When you buy an asset the price you pay is currently highest amongst other buyers and conversely the seller you buy from will offer the lowest price amongst other sellers.

There's this tiny overlap, where you and a seller agree to the exchange because you believe the asset's worth a little more and the seller a little less.

At that instant you're part of a unique pairing; the trade's details are logged noting the exchange; and the market trundles on.

That throws up a few interesting ideas.

Firstly, at that moment you value the asset above every other buyer. Perhaps you know something everyone else does not, or perhaps you've bought something everyone else is happy to avoid.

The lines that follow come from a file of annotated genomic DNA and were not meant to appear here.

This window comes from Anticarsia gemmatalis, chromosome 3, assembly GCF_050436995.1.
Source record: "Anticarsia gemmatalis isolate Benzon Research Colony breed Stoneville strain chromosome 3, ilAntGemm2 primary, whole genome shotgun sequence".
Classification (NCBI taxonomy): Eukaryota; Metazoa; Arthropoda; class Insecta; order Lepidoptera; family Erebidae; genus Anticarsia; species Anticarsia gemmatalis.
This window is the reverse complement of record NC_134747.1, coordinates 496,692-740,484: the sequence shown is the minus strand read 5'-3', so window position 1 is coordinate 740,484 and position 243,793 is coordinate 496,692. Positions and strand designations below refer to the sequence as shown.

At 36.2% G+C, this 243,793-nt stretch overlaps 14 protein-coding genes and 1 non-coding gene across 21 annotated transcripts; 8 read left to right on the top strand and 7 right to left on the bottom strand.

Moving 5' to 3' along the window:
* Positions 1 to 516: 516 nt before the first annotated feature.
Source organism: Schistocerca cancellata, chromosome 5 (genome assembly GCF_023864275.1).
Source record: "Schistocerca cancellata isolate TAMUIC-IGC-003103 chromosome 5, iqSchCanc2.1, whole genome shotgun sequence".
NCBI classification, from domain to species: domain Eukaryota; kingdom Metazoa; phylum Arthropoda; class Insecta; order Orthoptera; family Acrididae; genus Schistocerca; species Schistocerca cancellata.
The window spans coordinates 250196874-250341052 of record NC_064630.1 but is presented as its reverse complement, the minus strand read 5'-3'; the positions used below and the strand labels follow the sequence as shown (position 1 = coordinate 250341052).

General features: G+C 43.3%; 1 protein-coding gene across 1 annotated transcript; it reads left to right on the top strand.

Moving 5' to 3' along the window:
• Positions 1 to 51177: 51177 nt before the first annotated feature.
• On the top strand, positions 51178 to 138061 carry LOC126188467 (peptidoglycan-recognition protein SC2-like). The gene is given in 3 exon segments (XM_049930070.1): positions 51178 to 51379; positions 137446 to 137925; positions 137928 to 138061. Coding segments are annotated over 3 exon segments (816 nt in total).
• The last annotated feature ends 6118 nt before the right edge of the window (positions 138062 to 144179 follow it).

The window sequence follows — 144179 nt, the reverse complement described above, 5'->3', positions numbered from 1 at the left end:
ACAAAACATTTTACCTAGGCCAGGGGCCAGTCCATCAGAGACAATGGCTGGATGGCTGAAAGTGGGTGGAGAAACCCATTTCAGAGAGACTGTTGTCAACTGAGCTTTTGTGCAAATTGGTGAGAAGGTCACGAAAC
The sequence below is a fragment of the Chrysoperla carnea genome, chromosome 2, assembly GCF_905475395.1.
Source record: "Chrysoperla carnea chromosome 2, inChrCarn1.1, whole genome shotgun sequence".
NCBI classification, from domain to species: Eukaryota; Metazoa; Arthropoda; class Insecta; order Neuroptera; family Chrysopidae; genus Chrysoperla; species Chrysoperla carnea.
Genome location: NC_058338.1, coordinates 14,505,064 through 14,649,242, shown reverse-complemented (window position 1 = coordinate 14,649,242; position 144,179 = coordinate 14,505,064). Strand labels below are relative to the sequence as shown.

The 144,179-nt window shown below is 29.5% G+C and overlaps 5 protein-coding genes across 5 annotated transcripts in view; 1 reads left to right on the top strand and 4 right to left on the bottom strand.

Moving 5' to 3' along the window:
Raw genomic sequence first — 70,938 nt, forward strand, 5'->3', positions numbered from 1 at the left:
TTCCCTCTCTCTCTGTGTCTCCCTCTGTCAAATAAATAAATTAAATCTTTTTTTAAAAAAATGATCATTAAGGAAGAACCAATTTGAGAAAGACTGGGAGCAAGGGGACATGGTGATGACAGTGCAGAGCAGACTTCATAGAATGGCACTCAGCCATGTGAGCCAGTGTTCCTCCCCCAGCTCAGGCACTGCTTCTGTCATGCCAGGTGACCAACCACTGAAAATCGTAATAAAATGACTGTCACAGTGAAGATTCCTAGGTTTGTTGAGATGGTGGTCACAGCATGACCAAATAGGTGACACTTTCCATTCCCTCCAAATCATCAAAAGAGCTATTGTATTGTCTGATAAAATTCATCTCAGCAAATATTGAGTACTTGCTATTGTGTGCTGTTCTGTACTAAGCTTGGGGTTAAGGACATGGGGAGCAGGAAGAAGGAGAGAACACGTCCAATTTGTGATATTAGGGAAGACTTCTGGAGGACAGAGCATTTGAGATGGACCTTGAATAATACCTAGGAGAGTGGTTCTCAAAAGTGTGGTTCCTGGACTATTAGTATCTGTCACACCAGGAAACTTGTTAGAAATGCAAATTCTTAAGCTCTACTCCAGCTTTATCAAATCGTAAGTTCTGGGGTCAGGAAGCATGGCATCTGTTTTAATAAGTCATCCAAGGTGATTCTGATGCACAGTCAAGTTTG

Secondly. By tweaking the way the market worked just a little something very interesting would occur.

If the winning buyer bid but only had to pay the second highest bid, all buyer's best strategic bids would be to just report their valuation truthfully.

So rather than just being able to tell when the bid-ask spread has been broached over time when a buyer and seller's valuations overlap; we would have a complete view of every market participant's valuations over time.

Instead of measuring volatility over time, you could now instantaneously take a snapshot of how all market participant's valuations are dispersed.